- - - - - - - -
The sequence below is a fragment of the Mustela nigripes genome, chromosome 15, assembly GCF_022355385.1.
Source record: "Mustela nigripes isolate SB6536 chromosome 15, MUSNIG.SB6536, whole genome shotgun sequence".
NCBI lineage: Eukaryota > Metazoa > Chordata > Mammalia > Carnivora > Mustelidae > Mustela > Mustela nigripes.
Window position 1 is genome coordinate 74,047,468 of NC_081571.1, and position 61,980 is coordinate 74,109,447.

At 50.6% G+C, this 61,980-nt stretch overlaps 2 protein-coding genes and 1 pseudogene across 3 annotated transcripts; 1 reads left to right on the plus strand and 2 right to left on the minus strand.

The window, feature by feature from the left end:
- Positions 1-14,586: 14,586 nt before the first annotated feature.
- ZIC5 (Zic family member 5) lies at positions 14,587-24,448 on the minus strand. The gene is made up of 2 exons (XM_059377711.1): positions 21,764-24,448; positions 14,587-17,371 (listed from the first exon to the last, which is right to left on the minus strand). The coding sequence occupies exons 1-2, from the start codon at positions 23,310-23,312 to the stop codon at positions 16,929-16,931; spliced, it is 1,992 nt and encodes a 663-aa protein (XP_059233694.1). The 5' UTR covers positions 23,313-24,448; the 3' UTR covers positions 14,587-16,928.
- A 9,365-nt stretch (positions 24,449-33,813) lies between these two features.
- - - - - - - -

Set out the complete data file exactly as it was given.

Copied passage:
The sequence below is a fragment of the Mustela nigripes genome, chromosome 15, assembly GCF_022355385.1.
Source record: "Mustela nigripes isolate SB6536 chromosome 15, MUSNIG.SB6536, whole genome shotgun sequence".
NCBI lineage: Eukaryota > Metazoa > Chordata > Mammalia > Carnivora > Mustelidae > Mustela > Mustela nigripes.
Window position 1 is genome coordinate 74,047,468 of NC_081571.1, and position 61,980 is coordinate 74,109,447.

At 50.6% G+C, this 61,980-nt stretch overlaps 2 protein-coding genes and 1 pseudogene across 3 annotated transcripts; 1 reads left to right on the plus strand and 2 right to left on the minus strand.

The window, feature by feature from the left end:
- Positions 1-14,586: 14,586 nt before the first annotated feature.
- ZIC5 (Zic family member 5) lies at positions 14,587-24,448 on the minus strand. The gene is made up of 2 exons (XM_059377711.1): positions 21,764-24,448; positions 14,587-17,371 (listed from the first exon to the last, which is right to left on the minus strand). The coding sequence occupies exons 1-2, from the start codon at positions 23,310-23,312 to the stop codon at positions 16,929-16,931; spliced, it is 1,992 nt and encodes a 663-aa protein (XP_059233694.1). The 5' UTR covers positions 23,313-24,448; the 3' UTR covers positions 14,587-16,928.
- A 9,365-nt stretch (positions 24,449-33,813) lies between these two features.